This highlights the key problem for Australia’s labour market: a lack of demand.
With the private sector economy having contracted at an unprecedented rate:
There is now a gaping output gap and there simply aren’t enough jobs to go around.
Sadly, the 2020 Federal Budget does little to remedy the situation.
For example, most of the extra disposable income from bringing forward the Stage 2 tax cuts will likely be saved, thereby it won’t significantly boost aggregate demand.
Ditto the Business Investment Incentives. Given the gaping output gap and oversupply everywhere, most businesses are unlikely to ramp-up investment. To the extent that some businesses do, it will likely be in labour-saving technologies which, while good for productivity, will drive up unemployment even further.
This brings me to the Morrison Government’s other signature policy – the JobMaker wage subsidy. While this program could help at the margins, it doesn’t boost the overall demand for workers and also incentivises employers to substitute a pre-existing employee for a part-time subsidised worker.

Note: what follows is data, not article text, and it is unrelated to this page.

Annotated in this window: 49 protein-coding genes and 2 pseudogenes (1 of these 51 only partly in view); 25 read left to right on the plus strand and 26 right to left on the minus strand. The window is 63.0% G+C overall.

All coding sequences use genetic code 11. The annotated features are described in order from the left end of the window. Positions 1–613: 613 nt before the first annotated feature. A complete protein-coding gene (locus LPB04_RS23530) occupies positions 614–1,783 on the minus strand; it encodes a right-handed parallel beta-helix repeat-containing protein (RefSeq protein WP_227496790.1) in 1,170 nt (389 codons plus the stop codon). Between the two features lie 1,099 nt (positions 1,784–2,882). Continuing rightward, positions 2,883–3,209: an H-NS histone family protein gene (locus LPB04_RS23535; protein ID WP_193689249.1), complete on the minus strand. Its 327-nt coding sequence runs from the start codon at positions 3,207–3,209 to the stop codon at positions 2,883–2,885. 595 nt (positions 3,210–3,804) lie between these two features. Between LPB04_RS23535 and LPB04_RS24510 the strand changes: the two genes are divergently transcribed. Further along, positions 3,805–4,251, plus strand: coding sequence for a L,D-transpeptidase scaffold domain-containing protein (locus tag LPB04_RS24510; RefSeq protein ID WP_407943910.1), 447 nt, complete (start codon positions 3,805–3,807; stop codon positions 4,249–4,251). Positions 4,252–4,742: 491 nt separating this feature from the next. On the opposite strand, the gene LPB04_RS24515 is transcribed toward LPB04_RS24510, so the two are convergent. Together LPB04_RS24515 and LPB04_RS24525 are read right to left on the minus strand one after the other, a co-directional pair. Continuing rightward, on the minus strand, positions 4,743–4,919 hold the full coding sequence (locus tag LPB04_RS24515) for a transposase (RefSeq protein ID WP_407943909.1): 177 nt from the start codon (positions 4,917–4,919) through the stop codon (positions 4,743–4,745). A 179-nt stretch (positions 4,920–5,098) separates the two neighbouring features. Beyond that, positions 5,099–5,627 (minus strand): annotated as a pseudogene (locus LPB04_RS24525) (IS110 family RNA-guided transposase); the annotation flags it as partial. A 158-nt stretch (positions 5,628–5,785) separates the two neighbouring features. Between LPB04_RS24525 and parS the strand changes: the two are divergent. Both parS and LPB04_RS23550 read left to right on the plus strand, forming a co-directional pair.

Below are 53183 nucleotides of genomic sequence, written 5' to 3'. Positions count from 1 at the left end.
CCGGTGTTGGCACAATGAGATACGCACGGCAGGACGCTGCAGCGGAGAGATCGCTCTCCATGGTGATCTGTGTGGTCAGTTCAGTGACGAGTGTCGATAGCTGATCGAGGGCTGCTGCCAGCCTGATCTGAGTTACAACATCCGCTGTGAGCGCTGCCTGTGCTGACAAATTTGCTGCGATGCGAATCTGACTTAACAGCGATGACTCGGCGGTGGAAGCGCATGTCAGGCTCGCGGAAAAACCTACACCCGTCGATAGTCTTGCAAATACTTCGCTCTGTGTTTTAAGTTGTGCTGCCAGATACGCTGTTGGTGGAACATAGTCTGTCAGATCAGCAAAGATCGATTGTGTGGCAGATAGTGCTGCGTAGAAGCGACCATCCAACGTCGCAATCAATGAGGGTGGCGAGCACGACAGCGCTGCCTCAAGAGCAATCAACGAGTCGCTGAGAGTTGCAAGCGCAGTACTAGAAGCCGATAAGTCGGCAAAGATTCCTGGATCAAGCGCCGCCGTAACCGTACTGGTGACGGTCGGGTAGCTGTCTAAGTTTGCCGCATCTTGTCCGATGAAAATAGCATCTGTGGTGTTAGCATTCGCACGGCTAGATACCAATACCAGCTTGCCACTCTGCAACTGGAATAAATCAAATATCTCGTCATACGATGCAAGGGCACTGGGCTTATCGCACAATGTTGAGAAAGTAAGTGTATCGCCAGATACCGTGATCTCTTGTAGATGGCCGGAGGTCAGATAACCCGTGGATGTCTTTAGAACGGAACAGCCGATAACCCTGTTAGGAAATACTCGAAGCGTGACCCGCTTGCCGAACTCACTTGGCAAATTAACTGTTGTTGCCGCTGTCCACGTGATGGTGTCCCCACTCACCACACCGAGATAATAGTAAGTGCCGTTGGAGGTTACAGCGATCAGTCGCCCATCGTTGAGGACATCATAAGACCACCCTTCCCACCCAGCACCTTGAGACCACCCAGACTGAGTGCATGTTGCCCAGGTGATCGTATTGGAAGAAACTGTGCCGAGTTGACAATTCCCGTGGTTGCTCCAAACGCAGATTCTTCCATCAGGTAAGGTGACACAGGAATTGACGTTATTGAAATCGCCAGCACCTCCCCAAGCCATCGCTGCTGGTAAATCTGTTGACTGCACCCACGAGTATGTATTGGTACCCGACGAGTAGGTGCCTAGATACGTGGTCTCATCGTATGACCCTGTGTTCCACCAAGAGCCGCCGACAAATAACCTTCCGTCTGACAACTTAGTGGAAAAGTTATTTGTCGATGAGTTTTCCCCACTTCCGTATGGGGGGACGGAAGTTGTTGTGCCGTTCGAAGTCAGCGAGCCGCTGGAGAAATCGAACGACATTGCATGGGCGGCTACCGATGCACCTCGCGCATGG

Moreover, empirical evidence on these types of wage subsidy programs shows that employers will generally substitute a worker receiving a wage subsidy for another worker who would otherwise have been hired.
In short, Australia’s economy and labour market faces a demand problem. Therefore, the 2020 Budget should have included measures that boost income support to the unemployed (e.g. by permanently lifting JobSeeker), as well as provided traditional Keynesian stimulus via big investments in public building works and infrastructure, among other things.
Because of these oversights, the Australian economy will face a longer and deeper downturn than necessary with stubbornly high real unemployment, widespread business failures, and increased homelessness.